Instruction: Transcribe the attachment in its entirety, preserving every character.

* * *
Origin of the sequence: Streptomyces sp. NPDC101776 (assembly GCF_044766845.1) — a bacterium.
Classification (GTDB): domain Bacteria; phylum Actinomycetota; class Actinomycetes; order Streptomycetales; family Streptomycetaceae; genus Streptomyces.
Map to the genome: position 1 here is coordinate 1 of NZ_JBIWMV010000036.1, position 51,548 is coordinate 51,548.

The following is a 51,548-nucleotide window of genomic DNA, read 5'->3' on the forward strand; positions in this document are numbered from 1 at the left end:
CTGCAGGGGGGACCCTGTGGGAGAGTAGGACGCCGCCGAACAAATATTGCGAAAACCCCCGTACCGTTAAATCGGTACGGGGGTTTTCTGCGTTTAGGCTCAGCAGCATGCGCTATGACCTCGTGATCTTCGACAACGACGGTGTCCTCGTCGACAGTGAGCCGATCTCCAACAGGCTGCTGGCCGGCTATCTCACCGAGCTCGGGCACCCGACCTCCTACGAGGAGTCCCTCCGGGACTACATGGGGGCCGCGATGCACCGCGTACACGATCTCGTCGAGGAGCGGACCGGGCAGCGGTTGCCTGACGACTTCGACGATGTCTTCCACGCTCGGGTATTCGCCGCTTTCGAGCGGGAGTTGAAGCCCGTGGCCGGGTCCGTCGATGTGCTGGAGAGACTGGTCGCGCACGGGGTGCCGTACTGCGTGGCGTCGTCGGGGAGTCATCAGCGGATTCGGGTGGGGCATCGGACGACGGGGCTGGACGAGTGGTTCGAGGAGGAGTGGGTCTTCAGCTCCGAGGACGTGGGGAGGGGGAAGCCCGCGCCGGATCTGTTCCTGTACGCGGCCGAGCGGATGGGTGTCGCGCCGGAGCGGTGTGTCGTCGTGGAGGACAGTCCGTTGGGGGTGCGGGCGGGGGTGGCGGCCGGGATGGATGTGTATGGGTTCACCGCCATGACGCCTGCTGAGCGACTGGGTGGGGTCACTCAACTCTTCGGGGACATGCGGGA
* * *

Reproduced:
Origin of the sequence: Streptomyces sp. NPDC101776 (assembly GCF_044766845.1) — a bacterium.
Classification (GTDB): domain Bacteria; phylum Actinomycetota; class Actinomycetes; order Streptomycetales; family Streptomycetaceae; genus Streptomyces.
Map to the genome: position 1 here is coordinate 1 of NZ_JBIWMV010000036.1, position 51,548 is coordinate 51,548.

The following is a 51,548-nucleotide window of genomic DNA, read 5'->3' on the forward strand; positions in this document are numbered from 1 at the left end:
CTGCAGGGGGGACCCTGTGGGAGAGTAGGACGCCGCCGAACAAATATTGCGAAAACCCCCGTACCGTTAAATCGGTACGGGGGTTTTCTGCGTTTAGGCTCAGCAGCATGCGCTATGACCTCGTGATCTTCGACAACGACGGTGTCCTCGTCGACAGTGAGCCGATCTCCAACAGGCTGCTGGCCGGCTATCTCACCGAGCTCGGGCACCCGACCTCCTACGAGGAGTCCCTCCGGGACTACATGGGGGCCGCGATGCACCGCGTACACGATCTCGTCGAGGAGCGGACCGGGCAGCGGTTGCCTGACGACTTCGACGATGTCTTCCACGCTCGGGTATTCGCCGCTTTCGAGCGGGAGTTGAAGCCCGTGGCCGGGTCCGTCGATGTGCTGGAGAGACTGGTCGCGCACGGGGTGCCGTACTGCGTGGCGTCGTCGGGGAGTCATCAGCGGATTCGGGTGGGGCATCGGACGACGGGGCTGGACGAGTGGTTCGAGGAGGAGTGGGTCTTCAGCTCCGAGGACGTGGGGAGGGGGAAGCCCGCGCCGGATCTGTTCCTGTACGCGGCCGAGCGGATGGGTGTCGCGCCGGAGCGGTGTGTCGTCGTGGAGGACAGTCCGTTGGGGGTGCGGGCGGGGGTGGCGGCCGGGATGGATGTGTATGGGTTCACCGCCATGACGCCTGCTGAGCGACTGGGTGGGGTCACTCAACTCTTCGGGGACATGCGGGA